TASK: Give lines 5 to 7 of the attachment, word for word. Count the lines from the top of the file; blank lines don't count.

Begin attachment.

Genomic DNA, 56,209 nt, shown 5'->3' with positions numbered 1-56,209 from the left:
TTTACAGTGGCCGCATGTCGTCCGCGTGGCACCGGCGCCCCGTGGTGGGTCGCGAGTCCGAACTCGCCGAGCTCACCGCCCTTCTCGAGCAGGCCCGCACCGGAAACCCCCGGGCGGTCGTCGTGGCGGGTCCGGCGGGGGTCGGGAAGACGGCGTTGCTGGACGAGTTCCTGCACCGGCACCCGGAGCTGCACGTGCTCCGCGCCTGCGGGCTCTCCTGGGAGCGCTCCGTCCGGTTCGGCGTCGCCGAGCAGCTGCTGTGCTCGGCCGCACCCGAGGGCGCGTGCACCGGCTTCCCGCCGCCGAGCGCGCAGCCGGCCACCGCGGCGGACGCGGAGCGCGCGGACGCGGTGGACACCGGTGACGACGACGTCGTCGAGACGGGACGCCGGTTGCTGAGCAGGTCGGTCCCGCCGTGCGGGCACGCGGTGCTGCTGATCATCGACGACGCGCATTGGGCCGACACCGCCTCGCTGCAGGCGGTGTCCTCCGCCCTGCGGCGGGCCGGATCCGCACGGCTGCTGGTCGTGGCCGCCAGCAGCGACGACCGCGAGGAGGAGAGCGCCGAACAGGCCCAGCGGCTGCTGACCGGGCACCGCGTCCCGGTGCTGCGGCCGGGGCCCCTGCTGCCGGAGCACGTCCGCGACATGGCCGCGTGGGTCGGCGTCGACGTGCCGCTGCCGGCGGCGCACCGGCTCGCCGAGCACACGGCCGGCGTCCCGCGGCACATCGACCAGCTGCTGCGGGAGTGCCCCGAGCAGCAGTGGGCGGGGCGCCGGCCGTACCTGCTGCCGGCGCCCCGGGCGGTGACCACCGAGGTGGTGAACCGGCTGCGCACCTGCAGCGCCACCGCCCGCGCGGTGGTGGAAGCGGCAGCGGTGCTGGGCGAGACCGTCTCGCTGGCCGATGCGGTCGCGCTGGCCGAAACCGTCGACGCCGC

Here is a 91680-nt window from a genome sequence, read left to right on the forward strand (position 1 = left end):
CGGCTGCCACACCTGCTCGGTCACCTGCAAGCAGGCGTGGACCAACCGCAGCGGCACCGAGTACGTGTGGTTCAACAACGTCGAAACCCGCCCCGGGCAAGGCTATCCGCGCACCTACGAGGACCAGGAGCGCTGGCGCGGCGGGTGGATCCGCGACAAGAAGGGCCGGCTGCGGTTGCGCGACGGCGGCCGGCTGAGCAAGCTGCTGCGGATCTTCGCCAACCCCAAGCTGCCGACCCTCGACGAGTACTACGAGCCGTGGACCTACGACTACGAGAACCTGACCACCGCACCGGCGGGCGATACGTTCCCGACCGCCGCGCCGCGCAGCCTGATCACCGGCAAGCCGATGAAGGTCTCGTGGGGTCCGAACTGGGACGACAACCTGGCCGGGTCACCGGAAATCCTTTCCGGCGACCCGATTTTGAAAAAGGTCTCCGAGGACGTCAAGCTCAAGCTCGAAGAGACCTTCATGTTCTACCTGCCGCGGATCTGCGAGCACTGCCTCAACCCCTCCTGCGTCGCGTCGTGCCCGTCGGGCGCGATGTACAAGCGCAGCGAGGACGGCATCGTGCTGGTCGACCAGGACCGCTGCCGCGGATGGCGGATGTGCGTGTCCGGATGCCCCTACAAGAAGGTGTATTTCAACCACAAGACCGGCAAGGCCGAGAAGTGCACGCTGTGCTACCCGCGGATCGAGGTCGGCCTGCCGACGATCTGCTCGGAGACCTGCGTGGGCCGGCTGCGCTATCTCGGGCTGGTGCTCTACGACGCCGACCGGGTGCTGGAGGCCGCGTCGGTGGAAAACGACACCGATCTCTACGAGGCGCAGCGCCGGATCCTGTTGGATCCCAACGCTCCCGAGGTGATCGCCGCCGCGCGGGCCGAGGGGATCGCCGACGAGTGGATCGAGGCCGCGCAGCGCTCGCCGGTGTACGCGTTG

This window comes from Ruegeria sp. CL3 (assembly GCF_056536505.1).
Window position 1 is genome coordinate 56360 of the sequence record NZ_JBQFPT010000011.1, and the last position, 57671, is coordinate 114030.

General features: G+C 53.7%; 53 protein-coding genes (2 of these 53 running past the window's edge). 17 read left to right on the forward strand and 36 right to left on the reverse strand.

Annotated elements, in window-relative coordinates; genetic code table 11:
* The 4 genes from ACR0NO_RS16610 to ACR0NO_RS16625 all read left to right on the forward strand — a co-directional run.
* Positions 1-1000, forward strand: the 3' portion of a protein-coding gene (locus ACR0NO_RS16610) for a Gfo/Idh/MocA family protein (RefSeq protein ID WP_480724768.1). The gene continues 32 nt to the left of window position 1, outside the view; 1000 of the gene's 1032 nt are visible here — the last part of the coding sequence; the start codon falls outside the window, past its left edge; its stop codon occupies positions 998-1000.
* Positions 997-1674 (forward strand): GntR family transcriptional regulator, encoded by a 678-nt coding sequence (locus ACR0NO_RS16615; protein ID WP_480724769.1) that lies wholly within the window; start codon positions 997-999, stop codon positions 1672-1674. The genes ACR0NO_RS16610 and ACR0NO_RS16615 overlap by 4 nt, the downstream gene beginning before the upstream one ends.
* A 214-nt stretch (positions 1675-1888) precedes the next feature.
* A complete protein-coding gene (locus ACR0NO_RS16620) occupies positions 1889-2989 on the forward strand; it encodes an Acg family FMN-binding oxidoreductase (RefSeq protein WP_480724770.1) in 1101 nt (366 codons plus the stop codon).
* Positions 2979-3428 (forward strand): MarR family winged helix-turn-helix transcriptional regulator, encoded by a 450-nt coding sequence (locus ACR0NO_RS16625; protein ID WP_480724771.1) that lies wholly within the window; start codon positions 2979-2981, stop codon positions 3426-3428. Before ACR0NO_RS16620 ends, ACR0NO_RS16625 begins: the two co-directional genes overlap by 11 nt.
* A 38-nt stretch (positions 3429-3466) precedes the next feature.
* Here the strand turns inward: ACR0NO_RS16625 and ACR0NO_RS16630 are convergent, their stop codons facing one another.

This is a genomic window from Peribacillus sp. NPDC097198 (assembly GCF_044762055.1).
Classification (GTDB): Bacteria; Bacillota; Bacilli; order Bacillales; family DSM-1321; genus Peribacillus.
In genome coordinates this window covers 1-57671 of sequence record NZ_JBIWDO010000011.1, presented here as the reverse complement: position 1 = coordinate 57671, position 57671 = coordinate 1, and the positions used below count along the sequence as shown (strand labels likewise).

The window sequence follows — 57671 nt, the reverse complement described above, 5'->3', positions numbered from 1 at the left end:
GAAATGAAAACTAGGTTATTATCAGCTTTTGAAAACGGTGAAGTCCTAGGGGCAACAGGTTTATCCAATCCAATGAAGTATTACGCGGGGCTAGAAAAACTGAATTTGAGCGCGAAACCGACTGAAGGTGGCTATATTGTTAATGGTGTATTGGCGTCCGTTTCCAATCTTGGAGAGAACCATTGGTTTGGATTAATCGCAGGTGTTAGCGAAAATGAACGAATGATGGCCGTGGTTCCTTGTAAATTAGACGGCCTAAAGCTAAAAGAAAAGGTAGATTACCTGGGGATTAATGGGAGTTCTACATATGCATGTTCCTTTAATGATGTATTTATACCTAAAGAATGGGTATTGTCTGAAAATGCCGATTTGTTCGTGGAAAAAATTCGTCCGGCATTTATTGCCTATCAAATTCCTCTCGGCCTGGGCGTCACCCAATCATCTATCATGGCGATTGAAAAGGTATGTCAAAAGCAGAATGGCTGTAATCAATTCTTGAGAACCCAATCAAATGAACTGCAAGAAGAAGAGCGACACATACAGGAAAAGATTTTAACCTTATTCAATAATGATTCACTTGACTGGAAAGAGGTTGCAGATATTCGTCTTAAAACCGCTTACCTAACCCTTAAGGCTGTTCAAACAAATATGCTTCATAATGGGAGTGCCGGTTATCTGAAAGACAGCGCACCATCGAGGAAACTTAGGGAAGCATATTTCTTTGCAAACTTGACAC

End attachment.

This window comes from Ruegeria sp. CL3 (assembly GCF_056536505.1).
Window position 1 is genome coordinate 56360 of the sequence record NZ_JBQFPT010000011.1, and the last position, 57671, is coordinate 114030.

General features: G+C 53.7%; 53 protein-coding genes (2 of these 53 running past the window's edge). 17 read left to right on the forward strand and 36 right to left on the reverse strand.